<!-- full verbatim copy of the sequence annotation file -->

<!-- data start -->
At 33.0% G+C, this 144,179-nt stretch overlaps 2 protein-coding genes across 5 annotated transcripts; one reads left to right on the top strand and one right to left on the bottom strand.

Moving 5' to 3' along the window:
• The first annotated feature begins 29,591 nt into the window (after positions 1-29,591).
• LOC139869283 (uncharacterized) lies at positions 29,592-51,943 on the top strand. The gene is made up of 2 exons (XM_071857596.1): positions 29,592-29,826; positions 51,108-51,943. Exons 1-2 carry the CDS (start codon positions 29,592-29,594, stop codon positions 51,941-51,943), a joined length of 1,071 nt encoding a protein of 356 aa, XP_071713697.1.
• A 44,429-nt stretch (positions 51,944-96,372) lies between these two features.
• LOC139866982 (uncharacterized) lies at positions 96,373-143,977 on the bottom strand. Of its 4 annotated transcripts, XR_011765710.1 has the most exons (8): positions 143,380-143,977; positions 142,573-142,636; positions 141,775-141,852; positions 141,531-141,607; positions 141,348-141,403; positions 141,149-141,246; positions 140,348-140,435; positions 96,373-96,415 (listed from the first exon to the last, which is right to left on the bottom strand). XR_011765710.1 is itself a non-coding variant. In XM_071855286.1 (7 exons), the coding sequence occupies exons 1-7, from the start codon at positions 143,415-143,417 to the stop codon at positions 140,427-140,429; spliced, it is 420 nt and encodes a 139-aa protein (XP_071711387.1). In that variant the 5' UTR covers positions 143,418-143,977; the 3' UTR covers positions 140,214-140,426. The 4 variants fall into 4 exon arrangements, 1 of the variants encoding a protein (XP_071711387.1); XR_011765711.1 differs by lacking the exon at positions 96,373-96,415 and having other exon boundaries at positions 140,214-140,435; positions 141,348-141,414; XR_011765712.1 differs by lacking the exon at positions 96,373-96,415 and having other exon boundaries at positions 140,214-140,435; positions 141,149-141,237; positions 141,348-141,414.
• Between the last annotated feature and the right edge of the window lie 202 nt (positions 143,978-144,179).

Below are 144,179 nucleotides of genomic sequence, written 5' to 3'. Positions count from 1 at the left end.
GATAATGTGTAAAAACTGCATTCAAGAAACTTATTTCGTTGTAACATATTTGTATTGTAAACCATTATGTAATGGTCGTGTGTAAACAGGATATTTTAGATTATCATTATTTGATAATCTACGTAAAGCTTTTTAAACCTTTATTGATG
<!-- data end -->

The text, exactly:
At 33.0% G+C, this 144,179-nt stretch overlaps 2 protein-coding genes across 5 annotated transcripts; one reads left to right on the top strand and one right to left on the bottom strand.

Moving 5' to 3' along the window:
• The first annotated feature begins 29,591 nt into the window (after positions 1-29,591).
• LOC139869283 (uncharacterized) lies at positions 29,592-51,943 on the top strand. The gene is made up of 2 exons (XM_071857596.1): positions 29,592-29,826; positions 51,108-51,943. Exons 1-2 carry the CDS (start codon positions 29,592-29,594, stop codon positions 51,941-51,943), a joined length of 1,071 nt encoding a protein of 356 aa, XP_071713697.1.
• A 44,429-nt stretch (positions 51,944-96,372) lies between these two features.
• LOC139866982 (uncharacterized) lies at positions 96,373-143,977 on the bottom strand. Of its 4 annotated transcripts, XR_011765710.1 has the most exons (8): positions 143,380-143,977; positions 142,573-142,636; positions 141,775-141,852; positions 141,531-141,607; positions 141,348-141,403; positions 141,149-141,246; positions 140,348-140,435; positions 96,373-96,415 (listed from the first exon to the last, which is right to left on the bottom strand). XR_011765710.1 is itself a non-coding variant. In XM_071855286.1 (7 exons), the coding sequence occupies exons 1-7, from the start codon at positions 143,415-143,417 to the stop codon at positions 140,427-140,429; spliced, it is 420 nt and encodes a 139-aa protein (XP_071711387.1). In that variant the 5' UTR covers positions 143,418-143,977; the 3' UTR covers positions 140,214-140,426. The 4 variants fall into 4 exon arrangements, 1 of the variants encoding a protein (XP_071711387.1); XR_011765711.1 differs by lacking the exon at positions 96,373-96,415 and having other exon boundaries at positions 140,214-140,435; positions 141,348-141,414; XR_011765712.1 differs by lacking the exon at positions 96,373-96,415 and having other exon boundaries at positions 140,214-140,435; positions 141,149-141,237; positions 141,348-141,414.
• Between the last annotated feature and the right edge of the window lie 202 nt (positions 143,978-144,179).

Below are 144,179 nucleotides of genomic sequence, written 5' to 3'. Positions count from 1 at the left end.
GATAATGTGTAAAAACTGCATTCAAGAAACTTATTTCGTTGTAACATATTTGTATTGTAAACCATTATGTAATGGTCGTGTGTAAACAGGATATTTTAGATTATCATTATTTGATAATCTACGTAAAGCTTTTTAAACCTTTATTGATG